Rumor has it that more dental floss is used per capita in Alaska than in any other state in the Union. Lolly Medley is not surprised by that statistic. Because—away up there in Wasilla, Alaska—she's discovered at least some of the material's convenience and versatility. First and foremost, she points out, waxed dental floss is both the stoutest and most waterproof thread you can use for hand sewing and mending (just don't forget that WAXED is the operative word here). "I first used the treated floss for sewing up mukluks and dog collars," says Lolly, "then for all my mending—even for stitching up wounds on people and dogs when we couldn't get to a doctor."
Now most of us don't need to be our own moccasin makers or malamute medics, but how about anchorin' buttons on jeans? Or closin' garment gaps of all kinds? What's more, Lolly sticks a needle or two inside a packet of the mechanical tooth cleaner, slips the packet in her pocket, and there's her portable repair kit for field or stream! And speakin' of streams, the bicuspids' best friend will even double as fishin' line in a pinch!
Potty train your dairy critters? Maybe not. But you can barn-break 'em. Edna Ryneveld reports that the dairy farmers out around Humansville, Missouri start bringing their heifers into the barn at milking time about two months before they're due to freshen. The animals are put in unlocked stanchions and given some grain to munch, a treat both old and young cattle dearly love. (Wouldn't you, if you'd been eating grass all day?) But at the first telltale, tailraisin' sign that the dairy debutantes are about to mess up, the bamhands berate the beasts loudly and shoo 'em out of the barn without letting' em finish their business.
This bovine psychology works so well that manure shovelin' is cut down to what seems to be the irreducible minimum. And the heifers get a head start on bein' used to the milking parlor noise and routine, which makes the new bossies more contented and easier to manage when their turn to be milked does come later on.
Lots of folks have started converting those ubiquitous plastic gallon jugs into scoops and feeders and water carriers and whatnot. Here's a fine addition to the list from Judy Ireton of New Carlisle, Ohio: Judy does her laundry with a liquid, no-phosphate detergent that comes packaged in orangy-pink plastic bottles (a color that glows better'n a raccoon's eyes when a car's headlights hit it). So Ms. Ireton has filled several of the jugs with sand—and a couple with water—and chucked 'em into the trunk of the family car just so's she'll be ready for several kinds of road emergencies. She now has sand to help ease her vehicle's tires off of icy spots, water to soothe a parched radiator, and reflecting warning markers—weighted, so they'll stay in place—to protect her if she has to stop her jalopy along the highway after dark. Judy says, "You can see these signals a long way off, they show up better than those triangle reflectors you have to buy, and they sure last longer than a 10-minute flare!"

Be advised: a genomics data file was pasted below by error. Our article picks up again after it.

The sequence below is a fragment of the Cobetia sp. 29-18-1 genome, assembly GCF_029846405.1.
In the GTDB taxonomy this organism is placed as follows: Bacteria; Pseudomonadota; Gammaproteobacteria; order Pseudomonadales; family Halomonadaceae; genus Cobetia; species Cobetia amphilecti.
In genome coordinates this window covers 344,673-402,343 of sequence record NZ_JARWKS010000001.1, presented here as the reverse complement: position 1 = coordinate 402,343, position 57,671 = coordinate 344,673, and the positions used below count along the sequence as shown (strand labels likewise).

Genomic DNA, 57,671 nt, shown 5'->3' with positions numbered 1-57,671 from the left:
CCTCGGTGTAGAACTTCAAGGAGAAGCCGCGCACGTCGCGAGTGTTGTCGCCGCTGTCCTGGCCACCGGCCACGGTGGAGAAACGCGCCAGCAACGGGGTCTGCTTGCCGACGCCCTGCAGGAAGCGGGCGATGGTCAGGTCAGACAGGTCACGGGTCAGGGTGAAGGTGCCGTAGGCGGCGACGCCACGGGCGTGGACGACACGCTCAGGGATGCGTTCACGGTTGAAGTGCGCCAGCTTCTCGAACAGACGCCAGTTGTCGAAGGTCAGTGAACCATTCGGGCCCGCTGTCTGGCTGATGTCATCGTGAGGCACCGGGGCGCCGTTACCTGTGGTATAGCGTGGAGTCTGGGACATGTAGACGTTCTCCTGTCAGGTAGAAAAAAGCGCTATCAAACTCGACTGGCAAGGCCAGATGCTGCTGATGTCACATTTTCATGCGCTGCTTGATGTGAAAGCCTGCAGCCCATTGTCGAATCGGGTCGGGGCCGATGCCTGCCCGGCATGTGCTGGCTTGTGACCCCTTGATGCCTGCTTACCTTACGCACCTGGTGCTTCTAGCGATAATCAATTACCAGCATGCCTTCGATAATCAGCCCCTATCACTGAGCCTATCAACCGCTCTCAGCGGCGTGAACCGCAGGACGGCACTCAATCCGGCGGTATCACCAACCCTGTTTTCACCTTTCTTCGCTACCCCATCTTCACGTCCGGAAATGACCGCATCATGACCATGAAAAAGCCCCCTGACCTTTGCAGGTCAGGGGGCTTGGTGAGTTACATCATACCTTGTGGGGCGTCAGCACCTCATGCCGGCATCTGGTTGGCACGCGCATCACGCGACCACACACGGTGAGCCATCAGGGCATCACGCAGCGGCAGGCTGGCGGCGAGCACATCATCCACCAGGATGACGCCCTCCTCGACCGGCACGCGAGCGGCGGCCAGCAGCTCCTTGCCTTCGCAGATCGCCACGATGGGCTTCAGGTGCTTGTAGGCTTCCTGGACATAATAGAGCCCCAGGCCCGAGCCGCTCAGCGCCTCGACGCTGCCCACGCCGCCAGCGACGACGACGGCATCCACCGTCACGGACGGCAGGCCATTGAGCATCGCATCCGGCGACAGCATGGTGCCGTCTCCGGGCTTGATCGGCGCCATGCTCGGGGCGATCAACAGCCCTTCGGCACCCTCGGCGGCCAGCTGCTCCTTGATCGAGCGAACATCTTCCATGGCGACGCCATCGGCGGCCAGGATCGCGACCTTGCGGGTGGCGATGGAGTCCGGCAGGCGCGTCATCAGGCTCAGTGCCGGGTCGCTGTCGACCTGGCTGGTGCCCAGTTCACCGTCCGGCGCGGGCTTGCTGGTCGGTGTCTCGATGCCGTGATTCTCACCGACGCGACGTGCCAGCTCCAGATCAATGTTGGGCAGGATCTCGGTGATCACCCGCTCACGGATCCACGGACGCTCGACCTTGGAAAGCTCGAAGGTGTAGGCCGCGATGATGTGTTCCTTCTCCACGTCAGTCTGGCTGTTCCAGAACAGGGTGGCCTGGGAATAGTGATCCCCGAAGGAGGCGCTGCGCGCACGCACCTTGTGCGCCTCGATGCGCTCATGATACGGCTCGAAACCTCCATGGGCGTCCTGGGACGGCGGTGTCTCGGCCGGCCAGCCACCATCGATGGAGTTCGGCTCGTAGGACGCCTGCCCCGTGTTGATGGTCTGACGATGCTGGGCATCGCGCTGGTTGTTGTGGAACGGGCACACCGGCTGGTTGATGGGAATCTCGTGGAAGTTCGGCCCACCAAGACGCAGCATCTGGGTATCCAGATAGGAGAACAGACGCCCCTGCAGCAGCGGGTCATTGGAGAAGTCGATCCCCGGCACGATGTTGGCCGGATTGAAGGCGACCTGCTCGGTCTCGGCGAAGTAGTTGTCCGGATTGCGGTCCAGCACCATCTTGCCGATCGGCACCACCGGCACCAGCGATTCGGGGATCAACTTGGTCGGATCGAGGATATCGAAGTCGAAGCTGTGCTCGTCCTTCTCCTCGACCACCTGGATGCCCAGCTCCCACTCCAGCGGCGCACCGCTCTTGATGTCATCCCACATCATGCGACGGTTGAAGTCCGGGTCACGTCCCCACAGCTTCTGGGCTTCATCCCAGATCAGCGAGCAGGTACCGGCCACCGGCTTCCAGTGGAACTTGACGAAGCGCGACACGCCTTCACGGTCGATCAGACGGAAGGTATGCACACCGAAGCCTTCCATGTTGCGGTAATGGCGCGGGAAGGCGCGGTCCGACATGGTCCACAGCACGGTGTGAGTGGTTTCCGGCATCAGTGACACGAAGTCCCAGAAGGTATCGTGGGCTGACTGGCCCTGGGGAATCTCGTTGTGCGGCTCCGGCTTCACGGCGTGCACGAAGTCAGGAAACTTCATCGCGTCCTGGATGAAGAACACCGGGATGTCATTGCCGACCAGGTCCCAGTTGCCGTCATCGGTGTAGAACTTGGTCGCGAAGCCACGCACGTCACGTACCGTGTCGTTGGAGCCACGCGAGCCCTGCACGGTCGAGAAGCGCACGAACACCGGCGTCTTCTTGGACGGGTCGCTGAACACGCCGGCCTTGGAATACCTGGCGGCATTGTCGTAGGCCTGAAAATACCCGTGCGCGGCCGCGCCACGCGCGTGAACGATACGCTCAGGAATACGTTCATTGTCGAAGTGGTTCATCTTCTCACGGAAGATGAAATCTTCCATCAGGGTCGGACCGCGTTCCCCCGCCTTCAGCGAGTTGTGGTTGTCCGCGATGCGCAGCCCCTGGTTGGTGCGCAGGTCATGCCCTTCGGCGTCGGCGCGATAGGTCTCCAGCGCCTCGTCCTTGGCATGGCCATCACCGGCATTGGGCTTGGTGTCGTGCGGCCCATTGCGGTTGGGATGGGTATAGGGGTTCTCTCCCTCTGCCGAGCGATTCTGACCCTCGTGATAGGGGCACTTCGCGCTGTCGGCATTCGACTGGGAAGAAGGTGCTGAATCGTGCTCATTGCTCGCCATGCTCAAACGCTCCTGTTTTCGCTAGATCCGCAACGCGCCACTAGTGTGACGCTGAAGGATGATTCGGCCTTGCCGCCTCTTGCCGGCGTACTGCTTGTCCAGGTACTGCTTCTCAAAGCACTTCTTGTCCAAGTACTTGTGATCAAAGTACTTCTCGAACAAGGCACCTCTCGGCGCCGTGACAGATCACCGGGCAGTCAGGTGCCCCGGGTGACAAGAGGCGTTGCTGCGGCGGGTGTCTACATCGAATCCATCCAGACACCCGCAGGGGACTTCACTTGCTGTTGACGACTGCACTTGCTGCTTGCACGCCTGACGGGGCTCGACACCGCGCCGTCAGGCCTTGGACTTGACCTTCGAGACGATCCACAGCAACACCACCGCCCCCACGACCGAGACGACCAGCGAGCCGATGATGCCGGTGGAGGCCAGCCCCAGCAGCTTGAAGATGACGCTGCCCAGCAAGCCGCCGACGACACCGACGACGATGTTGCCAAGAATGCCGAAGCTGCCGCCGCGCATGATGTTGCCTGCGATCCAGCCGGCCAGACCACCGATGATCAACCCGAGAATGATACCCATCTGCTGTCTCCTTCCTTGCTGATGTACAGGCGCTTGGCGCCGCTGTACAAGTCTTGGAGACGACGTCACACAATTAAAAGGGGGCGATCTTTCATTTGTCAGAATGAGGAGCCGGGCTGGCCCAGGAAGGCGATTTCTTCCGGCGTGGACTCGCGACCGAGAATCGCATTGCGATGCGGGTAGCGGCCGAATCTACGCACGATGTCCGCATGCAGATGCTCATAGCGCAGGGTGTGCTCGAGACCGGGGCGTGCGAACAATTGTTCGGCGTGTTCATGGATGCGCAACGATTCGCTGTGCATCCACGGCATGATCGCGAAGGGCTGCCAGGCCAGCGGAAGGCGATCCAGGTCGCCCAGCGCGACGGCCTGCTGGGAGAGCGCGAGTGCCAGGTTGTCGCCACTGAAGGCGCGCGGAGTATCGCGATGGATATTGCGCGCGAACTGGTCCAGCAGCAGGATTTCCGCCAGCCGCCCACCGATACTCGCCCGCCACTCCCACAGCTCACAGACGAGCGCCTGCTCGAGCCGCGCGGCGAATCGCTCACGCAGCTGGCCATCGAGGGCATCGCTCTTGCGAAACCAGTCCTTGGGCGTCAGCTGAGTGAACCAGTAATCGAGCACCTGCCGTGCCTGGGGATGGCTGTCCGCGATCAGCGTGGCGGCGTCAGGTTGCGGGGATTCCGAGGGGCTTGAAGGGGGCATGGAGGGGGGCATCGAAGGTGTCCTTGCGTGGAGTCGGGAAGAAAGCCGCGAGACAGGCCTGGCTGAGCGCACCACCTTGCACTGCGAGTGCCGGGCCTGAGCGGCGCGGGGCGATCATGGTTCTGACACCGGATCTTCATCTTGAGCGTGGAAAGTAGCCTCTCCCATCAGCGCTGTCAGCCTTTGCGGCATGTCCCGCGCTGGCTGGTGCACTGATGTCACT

You don't really have to drill, pound, punch, or even swear much to get a broken-off handle out of your maul or sledgehammer or axehead. Bill Gildon of Tonasket, Washington just heats the tool on his wood stove till It's a little hotter than he can hold barehanded. The heat expands the metal so much that the stubborn wooden plug will then almost always fall out after only a light tap or two.
And then—once you've reequipped your axe with a good, sturdy handle—you can prevent the replacement from breaking again so easily the way Bill Morgan of Sewanee, Tennessee does: by wrapping the four inches of wood nearest the blade with any kind of fine wire (a smooth electric fence strand works fine) that you have handy. To keep the wrap in place, first drill a hole—big enough for two strands of whatever wire you're using—clear through the handle and about four inches back from the head. Then pass one end of the wire through the hole and leave an eight- or nine-inch "tall" on its end. The other (long) end of the wire is next run up alongside the handle to the head ... and then wound—close and tight—back down to the hole. At that point, run the second end of wire through the hole in the opposite direction to the first, twist the two ends tightly together, and clip off any excess tails. Bill says his handles last 10 times longer this way.
Steve Morgan of Branson, Missouri—who says he's "gone through years of playing the hermit" because of poison ivy, even though he's tried all the medications on the market—has finally found a sure-fire remedy for the pesky plague: SALT. One good way to apply it, he says, is to work up a good sweat (the briny perspiration will both soothe the itch and start to dry the rash). And if your pores aren't pumpin' hard enough on these cooler autumn days to do the job? Then just wet the affected areas and sprinkle on a little bit of good ol' table salt! Steve warns that this treatment does bum and smart a bit, but it will make those itching, weeping bumps go away—and a salt shaker is cheaper'n drugstore potions.
For another persistent misery—athlete's foot—you might want to try working in the garden barefoot. Steve shucked off his shoes while weeding one hot day, and found that his infested feet healed up fast. He thinks the bacteria in the soil must've destroyed the fungus!
Here's an old-timer's way to clean steel cutlery, from Teri and Mike Anderson of Swan Lake, Montana. Crush a piece of common brick with a hammer to make a pile of fine dust. Then cut a potato In half, dip the cut surface in the abrasive red powder, and simply scour away the rust and stains.